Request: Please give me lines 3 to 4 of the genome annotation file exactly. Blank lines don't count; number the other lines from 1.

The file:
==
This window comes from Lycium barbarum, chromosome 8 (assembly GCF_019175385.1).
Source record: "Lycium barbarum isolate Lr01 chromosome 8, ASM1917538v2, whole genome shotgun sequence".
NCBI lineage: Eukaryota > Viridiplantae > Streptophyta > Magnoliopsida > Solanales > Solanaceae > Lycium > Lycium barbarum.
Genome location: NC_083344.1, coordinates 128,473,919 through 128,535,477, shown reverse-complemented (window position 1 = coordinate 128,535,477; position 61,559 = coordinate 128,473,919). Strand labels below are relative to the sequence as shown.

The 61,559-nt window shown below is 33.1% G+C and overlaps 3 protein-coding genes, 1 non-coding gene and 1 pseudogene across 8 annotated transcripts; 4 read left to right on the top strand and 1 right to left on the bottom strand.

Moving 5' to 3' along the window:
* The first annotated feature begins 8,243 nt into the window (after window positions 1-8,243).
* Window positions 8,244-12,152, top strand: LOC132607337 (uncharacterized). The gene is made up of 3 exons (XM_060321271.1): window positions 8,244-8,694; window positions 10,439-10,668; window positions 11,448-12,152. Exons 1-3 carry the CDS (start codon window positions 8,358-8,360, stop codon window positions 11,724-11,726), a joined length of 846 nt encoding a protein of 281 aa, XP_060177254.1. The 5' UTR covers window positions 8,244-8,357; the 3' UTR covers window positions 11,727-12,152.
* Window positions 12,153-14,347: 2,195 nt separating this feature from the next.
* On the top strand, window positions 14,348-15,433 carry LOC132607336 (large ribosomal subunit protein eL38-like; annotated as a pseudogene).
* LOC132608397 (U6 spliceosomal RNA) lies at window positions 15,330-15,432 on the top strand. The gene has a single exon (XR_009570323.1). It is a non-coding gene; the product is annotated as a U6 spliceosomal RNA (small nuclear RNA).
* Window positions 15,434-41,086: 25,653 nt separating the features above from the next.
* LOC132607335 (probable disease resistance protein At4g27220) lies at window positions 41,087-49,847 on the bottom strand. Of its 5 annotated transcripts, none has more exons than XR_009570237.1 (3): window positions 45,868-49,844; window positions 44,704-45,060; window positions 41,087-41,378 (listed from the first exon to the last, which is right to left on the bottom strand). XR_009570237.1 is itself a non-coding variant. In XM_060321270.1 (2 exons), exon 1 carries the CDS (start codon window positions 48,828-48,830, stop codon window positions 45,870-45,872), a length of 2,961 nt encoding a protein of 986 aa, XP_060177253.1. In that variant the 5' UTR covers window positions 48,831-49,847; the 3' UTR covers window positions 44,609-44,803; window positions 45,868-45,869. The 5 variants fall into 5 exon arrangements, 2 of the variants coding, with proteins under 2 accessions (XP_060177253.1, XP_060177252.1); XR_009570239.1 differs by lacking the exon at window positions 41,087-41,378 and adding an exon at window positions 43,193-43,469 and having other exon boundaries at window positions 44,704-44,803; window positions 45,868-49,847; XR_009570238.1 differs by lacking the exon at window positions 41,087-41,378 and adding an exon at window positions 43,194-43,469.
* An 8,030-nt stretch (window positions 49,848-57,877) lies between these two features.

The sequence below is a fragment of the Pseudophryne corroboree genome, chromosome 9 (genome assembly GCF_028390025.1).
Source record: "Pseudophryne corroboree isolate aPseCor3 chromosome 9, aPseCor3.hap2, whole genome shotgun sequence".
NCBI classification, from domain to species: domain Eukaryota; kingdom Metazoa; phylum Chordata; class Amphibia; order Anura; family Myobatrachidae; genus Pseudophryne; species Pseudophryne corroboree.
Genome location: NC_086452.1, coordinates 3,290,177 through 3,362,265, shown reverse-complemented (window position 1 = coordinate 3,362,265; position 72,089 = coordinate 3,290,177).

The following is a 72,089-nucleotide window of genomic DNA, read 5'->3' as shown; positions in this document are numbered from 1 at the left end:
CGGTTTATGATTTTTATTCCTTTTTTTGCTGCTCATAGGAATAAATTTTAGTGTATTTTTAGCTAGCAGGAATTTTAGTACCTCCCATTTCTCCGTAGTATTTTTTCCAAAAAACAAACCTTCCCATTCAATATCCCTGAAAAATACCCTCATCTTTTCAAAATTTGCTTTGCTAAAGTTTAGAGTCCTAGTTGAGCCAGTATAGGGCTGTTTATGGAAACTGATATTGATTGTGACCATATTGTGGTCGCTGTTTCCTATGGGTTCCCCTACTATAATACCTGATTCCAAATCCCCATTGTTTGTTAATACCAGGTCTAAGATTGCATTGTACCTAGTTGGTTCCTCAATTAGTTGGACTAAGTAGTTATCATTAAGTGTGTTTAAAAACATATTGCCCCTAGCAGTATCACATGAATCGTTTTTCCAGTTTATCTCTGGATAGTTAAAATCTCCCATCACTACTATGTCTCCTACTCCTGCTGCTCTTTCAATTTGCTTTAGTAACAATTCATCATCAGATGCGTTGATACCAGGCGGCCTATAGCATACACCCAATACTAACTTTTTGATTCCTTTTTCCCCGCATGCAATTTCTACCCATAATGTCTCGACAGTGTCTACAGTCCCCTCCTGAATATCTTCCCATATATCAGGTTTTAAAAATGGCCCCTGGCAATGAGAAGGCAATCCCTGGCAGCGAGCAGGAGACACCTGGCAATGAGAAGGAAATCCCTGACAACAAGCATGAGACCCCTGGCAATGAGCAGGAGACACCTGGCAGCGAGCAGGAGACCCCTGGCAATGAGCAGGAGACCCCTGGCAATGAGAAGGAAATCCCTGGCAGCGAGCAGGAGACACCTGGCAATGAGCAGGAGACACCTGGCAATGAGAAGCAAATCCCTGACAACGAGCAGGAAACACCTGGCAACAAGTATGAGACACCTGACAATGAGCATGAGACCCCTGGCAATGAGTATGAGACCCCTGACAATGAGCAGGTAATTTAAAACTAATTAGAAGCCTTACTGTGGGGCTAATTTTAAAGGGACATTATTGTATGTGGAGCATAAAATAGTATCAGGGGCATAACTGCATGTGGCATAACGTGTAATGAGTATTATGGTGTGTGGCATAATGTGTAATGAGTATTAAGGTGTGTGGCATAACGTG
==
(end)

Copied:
NCBI lineage: Eukaryota > Viridiplantae > Streptophyta > Magnoliopsida > Solanales > Solanaceae > Lycium > Lycium barbarum.
Genome location: NC_083344.1, coordinates 128,473,919 through 128,535,477, shown reverse-complemented (window position 1 = coordinate 128,535,477; position 61,559 = coordinate 128,473,919). Strand labels below are relative to the sequence as shown.